The Party's Over, it's time to call it a day.
They've burst your pretty balloon and taken the moon away.
What if you had a party and nobody came? How would you feel? How would you respond?
Consider the ongoing party in Columbia that we call CA Aquatics:
In looking at traditionally underused pools in Columbia, a member of the CA Aquatics Staff suggested that the culture of certain 'populations' didn't promote swimming. In other words, lack of pool use stems from lack of interest.
Really? Isn't this like saying to the starving French peasants that their predicament is caused by a lack of interest in cake?
It's time to wind up the masquerade.
Just make your mind up the piper must be paid.
What if you had a party and nobody came because they didn't know they were invited?
The CA experience, the way that Columbia "was meant to be" is unknown and largely irrelevant to many of our residents. Institutions like this just can't survive without ongoing evangelism, and by this I mean outreach which is continually evolving to meet the needs of its community. Not just to the community we imagine to be the true Columbia. We are not all generally well-educated, generally middle and upper middle folks who can join CA and shop at the Mall.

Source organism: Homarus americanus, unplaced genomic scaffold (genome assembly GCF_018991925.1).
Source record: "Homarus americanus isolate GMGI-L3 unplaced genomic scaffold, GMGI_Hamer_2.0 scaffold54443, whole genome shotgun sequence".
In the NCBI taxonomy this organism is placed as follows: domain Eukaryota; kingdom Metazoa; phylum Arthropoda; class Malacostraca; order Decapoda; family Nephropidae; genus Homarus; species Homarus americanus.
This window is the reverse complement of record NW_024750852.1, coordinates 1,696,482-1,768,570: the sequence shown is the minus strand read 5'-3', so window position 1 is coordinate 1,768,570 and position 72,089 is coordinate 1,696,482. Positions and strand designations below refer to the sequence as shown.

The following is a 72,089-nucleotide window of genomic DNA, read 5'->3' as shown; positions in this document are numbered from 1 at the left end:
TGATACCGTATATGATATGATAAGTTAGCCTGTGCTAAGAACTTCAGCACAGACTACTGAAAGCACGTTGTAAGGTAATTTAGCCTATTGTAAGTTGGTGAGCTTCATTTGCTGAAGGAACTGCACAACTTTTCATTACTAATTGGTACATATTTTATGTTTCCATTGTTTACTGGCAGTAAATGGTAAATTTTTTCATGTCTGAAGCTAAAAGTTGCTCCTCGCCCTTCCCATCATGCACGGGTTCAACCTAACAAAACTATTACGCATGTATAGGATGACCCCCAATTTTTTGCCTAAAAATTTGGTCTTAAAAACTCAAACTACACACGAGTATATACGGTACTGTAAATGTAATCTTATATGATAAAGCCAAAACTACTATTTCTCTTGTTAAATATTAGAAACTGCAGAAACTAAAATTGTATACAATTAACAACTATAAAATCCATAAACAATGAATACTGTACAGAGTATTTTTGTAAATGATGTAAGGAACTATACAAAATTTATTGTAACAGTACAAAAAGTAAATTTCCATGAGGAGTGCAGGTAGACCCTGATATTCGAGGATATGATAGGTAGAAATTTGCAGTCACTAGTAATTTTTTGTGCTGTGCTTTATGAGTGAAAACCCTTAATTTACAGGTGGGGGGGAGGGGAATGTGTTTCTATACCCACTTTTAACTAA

I do not dispute that CA has some programs to meet the needs of lower-income residents. But I don't think they are being offered in a way that truly reaches the people they need to reach. It reminds me of the Washington Post's rather smug slogan, "If you don't get it--you don't get it."
Very true. And now where are we?
The Party's Over.The candles flicker and dim.
You danced and dreamed through the night,
it seemed to be right...
A young, well educated professional in Columbia said to me recently, "Well, of course there's no way that CA facilities could accommodate all residents. So they had to have a way to restrict it: by income."
Breathtakingly simple. Yes, it may be just one opinion. But this is someone who has lived here for twelve years and this is what has been communicated to her.
Are we really going to where the people are and finding ways that are relevant to them to involve them in the benefits that Columbia can offer? Or are we using the same old ways to promote and expecting, no, requiring, people to come to us?
We are on the verge of closing (at least one) pool located in an area of the greatest need. Actions like this say to me that somebody, somewhere (or quite a few somebodies) think that these people are not real Columbians. Or perhaps, that some Columbians are more equal than others.